WebMD offers an interesting feature on the doctor/patient relationship. Brenda Della Casa had been seeing her primary care physician for two years and had brushed off her concerns about getting rushed care – until she had a health scare she couldn’t ignore. She told her doctor she was experiencing terrible back pain and stomachaches. Her doctor checked her, said she was fine, and sent her on her way.
Five days later, Della Casa, was traveling and had pains so severe she could barely move. When she received a voicemail from her doctor saying she had “misread her results” and needed to be treated immediately for a kidney infection, she was furious. “I decided then and there I would never see her again,” Della Casa said.
One expert likens the doctor/patient relationship to a business partnership. The physician brings medical expertise and the patients bring the expertise of knowing their body and preferences for treatment and care. “The core assumption is that both parties are trying really hard to help the person get better,” says George Blackall, professor of pediatrics and humanities at Penn State University College of Medicine in Hershey, Pa. “There are times in a doctor-patient relationship where there are going to be outright disagreements. It’s actually quite common.”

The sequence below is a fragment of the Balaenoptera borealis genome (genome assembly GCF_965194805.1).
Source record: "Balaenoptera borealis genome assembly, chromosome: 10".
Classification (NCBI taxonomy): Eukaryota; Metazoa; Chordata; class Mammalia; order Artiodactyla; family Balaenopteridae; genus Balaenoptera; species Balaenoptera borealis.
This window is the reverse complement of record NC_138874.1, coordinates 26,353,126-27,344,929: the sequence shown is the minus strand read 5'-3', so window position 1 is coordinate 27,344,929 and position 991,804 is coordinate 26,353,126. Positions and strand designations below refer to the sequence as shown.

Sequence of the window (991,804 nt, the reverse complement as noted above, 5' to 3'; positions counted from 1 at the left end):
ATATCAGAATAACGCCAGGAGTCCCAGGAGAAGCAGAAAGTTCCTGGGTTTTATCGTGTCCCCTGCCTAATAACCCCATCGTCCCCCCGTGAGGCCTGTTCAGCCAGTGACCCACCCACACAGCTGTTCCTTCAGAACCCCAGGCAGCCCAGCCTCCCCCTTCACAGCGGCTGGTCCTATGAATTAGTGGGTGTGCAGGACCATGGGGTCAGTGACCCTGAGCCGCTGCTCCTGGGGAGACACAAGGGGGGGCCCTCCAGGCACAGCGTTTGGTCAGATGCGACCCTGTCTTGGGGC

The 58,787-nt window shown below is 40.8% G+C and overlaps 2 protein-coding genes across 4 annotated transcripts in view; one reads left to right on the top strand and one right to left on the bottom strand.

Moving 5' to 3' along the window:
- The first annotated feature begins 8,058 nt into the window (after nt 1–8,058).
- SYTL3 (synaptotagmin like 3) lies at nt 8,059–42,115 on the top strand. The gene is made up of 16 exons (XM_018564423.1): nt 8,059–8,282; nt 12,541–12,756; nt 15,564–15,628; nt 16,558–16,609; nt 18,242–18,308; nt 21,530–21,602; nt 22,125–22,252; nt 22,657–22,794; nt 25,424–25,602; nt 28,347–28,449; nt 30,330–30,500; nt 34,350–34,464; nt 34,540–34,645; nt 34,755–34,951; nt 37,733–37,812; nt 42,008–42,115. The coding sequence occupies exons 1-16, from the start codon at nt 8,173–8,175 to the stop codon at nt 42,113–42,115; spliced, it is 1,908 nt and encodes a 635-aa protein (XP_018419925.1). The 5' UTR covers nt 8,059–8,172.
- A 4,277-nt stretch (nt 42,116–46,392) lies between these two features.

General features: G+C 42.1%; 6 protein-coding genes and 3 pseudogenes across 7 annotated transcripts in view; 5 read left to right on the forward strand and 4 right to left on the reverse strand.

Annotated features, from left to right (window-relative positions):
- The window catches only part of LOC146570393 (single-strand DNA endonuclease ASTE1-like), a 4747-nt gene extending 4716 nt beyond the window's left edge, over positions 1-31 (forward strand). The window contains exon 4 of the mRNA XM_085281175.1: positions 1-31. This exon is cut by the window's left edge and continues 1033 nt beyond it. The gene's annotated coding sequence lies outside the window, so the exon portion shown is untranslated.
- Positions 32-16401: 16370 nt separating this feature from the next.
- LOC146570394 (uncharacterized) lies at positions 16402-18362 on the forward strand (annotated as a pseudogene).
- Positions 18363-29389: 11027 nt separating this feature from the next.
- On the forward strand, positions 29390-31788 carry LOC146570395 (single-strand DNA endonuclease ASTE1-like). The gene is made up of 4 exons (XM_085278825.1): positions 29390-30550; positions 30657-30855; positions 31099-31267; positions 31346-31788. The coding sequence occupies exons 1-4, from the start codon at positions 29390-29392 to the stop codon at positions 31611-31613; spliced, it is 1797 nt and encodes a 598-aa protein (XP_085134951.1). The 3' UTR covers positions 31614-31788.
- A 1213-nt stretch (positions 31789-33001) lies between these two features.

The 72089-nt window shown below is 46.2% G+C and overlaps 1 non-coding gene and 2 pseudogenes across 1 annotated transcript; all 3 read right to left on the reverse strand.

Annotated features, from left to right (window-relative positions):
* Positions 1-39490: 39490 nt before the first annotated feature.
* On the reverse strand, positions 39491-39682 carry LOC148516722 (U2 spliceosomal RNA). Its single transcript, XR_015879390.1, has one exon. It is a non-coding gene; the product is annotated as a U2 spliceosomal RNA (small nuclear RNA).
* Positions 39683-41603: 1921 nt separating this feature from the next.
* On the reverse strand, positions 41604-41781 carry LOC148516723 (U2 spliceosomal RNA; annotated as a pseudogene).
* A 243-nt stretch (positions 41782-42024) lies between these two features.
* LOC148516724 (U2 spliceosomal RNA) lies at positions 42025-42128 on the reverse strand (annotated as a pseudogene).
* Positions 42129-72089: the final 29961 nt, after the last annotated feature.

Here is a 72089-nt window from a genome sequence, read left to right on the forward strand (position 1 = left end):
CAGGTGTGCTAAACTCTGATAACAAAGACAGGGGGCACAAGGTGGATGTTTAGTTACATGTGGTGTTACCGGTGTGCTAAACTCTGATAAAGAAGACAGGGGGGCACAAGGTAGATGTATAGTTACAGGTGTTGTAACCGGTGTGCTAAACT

Signs that it’s time to move on: You can’t get an appointment when you need to see your doctor; You can’t trust or be honest with your doctor; Your doctor ignores your questions or dismisses your complaints; Your doctor fails to explain your condition, treatment, or options for care.